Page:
Women of the Early Harlem Renaissance: African American Women Writers 1900-1922

The Empty Tomb.

   Calv'ry's tragedy is ended;
      They have laid Him in the tomb,
And with jealous care, His enemies have sealed it;
   But they cannot keep Him there,
   For an earthquake rends the air,
And an angel rolls away the stone that
      closed it.

   None are there to greet the Savior,
     As He leaves the open tomb.
All forgotten are the promises He gave them;
   And the women wend their way
   To the tomb, ere it is day;
Not in faith, for death's sad emblems bring
      they with them.

   Oh, the darkness of that morning,
      When they stood before His tomb,
With the spices and the ointments to anoint Him!
   And I hear sad Mary say:
   "They have taken Him away.
And I know not, and I know not where
       they've laid Him."

   Oh, ye ones of faithless doubting!
      Know ye not what Jesus said.
While in life, His toil to you was freely given?
   Now ye stand, with hearts of woe.
   While your bitter tears doth flow,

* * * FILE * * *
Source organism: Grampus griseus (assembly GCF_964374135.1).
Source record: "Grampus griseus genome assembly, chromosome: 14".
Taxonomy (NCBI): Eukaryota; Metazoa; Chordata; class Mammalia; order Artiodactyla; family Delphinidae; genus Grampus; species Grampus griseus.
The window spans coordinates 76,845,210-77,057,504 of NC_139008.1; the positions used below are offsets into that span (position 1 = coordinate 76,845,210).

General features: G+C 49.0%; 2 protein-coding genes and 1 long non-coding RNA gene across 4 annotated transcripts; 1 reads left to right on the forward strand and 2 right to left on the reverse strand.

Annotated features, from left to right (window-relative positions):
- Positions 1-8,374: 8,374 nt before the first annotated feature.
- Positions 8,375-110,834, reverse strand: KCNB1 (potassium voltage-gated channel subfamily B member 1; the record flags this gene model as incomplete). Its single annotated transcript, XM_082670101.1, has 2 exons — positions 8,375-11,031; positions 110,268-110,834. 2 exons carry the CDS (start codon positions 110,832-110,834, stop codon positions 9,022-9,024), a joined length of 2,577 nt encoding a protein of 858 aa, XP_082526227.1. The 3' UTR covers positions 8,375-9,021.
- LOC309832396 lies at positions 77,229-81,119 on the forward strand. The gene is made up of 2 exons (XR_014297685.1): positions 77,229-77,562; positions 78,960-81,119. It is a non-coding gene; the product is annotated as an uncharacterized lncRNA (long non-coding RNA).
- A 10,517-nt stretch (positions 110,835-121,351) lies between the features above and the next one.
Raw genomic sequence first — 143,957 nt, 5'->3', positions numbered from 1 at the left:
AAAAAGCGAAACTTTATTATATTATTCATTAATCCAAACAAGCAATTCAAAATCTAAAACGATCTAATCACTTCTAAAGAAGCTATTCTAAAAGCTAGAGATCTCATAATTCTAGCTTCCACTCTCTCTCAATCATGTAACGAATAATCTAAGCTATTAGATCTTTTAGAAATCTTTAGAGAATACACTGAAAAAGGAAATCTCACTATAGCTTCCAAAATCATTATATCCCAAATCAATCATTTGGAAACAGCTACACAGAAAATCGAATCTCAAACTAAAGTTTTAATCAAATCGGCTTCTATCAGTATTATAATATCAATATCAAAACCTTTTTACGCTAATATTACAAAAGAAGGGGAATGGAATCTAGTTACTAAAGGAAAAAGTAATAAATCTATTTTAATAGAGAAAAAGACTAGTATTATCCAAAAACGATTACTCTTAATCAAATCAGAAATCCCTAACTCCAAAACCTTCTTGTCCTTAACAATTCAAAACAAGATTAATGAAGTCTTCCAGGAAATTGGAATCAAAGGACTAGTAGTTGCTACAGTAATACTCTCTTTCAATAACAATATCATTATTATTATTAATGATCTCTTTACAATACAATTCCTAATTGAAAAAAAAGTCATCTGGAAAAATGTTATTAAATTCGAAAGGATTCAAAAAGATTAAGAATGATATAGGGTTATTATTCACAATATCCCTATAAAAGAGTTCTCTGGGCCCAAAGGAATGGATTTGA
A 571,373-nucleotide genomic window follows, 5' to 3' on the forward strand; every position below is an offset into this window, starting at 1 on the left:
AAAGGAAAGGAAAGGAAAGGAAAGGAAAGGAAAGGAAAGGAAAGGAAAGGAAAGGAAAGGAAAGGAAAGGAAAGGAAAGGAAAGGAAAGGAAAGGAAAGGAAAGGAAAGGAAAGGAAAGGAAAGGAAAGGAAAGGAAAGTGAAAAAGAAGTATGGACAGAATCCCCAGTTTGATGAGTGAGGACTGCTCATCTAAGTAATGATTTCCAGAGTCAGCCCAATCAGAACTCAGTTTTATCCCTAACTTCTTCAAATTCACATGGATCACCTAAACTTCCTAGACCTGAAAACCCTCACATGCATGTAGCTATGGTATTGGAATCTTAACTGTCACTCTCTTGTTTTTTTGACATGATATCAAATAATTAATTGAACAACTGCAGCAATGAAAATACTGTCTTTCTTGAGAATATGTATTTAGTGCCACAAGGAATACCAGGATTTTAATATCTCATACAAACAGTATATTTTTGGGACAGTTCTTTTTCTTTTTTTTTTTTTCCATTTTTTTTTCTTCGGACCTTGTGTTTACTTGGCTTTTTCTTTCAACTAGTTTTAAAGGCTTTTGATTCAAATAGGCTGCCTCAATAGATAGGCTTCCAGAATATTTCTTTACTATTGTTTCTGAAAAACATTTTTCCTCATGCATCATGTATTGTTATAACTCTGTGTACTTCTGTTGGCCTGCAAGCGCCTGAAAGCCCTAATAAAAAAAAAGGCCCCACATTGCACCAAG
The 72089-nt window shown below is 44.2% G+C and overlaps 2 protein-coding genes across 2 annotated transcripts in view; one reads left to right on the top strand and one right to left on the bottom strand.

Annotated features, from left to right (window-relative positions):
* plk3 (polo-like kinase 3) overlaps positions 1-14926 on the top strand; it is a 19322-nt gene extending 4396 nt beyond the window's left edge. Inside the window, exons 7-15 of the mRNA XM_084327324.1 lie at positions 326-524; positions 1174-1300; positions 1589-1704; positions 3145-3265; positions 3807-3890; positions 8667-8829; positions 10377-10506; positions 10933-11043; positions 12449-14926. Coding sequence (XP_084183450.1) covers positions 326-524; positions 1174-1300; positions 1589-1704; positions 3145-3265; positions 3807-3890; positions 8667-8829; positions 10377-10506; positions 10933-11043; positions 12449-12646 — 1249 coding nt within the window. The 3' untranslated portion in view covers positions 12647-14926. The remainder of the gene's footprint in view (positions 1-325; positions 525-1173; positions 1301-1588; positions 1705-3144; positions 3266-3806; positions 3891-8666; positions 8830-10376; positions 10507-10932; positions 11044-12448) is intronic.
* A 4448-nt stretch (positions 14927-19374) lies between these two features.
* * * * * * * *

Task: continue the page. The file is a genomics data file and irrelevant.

Knowing not your Lord and Savior has arisen.

   Then the Savior speaks to Mary,
      And at first, she- knows Him not,
For her eyes are darkened by her doubts and sadness;
   Then, He speaks to her again,
   Gently calls her by her name.
And she greets her risen Lord with wondrous gladness.

   Often in the Christians' struggle,
      When the battle rages sore,
And on ev'ry side the bitter foes assail them,
   E'en like her, they sadly say:—
   "They have taken Him away,
And I know not, and I know not where
      they've laid Him."

   And, like her, with bitter weeping.
      As they face the empty tomb,
All His promises and wondrous deeds forgotten,
   If they'd turn, they'd find Him near,
   With such loving words of cheer,
That they'd know 'twas doubt, that made
      them feel forsaken.

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